Decades and decades ago, TV viewers began to treat commercial breaks not as extraordinary opportunities to increase their brand loyalty as was their duty, but as opportunities for unauthorized activities that took them out of earshot of their TVs, such as fetching bowls of crab meat & Jell-o salad.
FCC Chairman Julius Genachowski formally put the communications industry on notice that network neutrality regulations of some sort are going to be adopted. Various interests began jockeying for position immediately, ranging from the cable industry’s admonitory caution for a deliberately measured policy to the unequivocal opposition from free-market absolutists.
Light and deft, and technology is represented by a human who actually had something to do with the technology. This is something we should see more of.
Ever since the D.C. Court of Appeals killed the notion of ownership caps, people have been speculating about cash-rich Comcast buying another cable company. Some are openly agitating for it, in fact. That, in turn, is giving rise to speculation of counter-maneuvers by rivals.
You’ve contributed to rebuilding projects in New Orleans. You’ve helped bring broadband to schools. You’ve extended broadband to rural areas desperate for a means to grow.
Two of CableLabs’ most recent mega-projects – DOCSIS 3.0 and tru2way – are well into the implementation stage. Dick Green, who directed the operation for almost as long as it’s existed, has passed the torch to Paul Liao. Now what?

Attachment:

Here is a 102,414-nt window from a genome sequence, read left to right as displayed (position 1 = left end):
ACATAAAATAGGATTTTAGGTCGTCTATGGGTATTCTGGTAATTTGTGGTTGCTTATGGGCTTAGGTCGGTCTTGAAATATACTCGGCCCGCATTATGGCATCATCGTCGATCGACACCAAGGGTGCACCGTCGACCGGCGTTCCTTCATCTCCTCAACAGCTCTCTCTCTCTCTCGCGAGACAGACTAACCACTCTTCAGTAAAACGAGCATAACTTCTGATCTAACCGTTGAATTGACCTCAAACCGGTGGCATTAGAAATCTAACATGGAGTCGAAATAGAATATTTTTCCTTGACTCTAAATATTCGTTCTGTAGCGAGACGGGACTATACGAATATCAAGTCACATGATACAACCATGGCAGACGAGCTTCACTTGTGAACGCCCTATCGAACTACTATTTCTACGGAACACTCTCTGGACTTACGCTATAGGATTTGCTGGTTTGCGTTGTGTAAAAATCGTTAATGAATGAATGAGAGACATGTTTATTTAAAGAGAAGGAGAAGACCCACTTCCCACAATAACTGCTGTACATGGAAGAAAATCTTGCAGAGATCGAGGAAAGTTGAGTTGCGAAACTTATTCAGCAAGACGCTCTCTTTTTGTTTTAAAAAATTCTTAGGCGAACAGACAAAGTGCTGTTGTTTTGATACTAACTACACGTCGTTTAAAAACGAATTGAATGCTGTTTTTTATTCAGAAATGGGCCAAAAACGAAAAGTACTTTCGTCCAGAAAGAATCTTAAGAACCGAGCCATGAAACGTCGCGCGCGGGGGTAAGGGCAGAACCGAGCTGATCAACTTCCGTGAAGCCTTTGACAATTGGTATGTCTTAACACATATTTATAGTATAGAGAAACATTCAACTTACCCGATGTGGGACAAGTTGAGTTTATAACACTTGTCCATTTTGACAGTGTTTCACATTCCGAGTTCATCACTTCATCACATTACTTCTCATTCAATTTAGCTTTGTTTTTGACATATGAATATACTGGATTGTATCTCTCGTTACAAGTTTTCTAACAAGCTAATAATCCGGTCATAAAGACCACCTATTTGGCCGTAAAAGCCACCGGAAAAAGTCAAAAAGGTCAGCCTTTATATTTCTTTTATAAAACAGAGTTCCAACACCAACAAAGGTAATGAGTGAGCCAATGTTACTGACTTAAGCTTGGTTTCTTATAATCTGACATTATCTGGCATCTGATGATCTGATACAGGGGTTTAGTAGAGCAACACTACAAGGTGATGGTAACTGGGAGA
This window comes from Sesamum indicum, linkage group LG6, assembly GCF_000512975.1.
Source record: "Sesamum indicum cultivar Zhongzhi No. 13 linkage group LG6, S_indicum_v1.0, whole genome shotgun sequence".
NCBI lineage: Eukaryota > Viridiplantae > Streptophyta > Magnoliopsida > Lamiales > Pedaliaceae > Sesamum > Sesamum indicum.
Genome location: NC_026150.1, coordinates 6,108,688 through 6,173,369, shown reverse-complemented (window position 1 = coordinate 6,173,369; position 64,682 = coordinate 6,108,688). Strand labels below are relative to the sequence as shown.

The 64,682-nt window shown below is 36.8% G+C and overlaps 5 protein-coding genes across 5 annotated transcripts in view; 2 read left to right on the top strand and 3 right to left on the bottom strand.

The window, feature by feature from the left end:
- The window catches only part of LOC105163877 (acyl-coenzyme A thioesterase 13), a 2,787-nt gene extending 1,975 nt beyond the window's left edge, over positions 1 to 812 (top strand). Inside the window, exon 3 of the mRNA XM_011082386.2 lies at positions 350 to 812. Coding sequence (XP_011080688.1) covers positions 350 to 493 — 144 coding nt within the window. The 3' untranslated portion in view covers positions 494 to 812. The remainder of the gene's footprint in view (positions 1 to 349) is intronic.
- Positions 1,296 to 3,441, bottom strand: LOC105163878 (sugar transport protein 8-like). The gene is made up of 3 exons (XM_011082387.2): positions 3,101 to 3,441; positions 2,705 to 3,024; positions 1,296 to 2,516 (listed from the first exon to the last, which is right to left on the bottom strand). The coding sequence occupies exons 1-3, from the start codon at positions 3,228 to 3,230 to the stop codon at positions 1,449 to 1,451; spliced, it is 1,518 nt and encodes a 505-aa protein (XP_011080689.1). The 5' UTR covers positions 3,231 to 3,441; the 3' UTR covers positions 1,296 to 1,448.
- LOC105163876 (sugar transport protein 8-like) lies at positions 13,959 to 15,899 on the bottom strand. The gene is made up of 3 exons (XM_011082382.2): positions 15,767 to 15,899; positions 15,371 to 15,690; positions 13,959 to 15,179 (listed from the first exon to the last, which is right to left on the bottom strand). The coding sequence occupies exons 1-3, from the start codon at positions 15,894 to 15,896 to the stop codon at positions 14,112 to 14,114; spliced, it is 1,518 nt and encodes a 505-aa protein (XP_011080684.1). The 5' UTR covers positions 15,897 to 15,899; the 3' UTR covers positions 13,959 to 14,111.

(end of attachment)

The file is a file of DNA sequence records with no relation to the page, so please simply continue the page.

Imagine chucking your remote and just waving at your TV to get what you want. A technology that will enable that and much, much more – some of it a little creepy – prevailed as the innovation most likely to become a successful commercial product at the Innovation Showcase at CableLabs’ annual Summer Conference.
A new study on the weakness of brand loyalty among American consumers is worth the cable industry’s attention. Its conclusion is that targeted advertising can pay off in spades for national brands.
Anybody out there want to follow CED on Twitter? Think on that for a second and I’ll be right back to you.
It looks like Wall Street is going to encourage more of a type of deal between Web sites and ISPs that is arguably anti-competitive and anti-consumer. A deal between Disney/ESPN and Comcast last week elicited the objections of the American Cable Association. Now a prominent analyst with Pali Research has come out in favor of the ESPN maneuver, drawing the ACA’s ire.
In the last year or so, the cable industry has started talking about anytime/anywhere communications. Cable either has a blind spot when it comes to the subject, or maybe it’s just drawing attention away from a weak spot.
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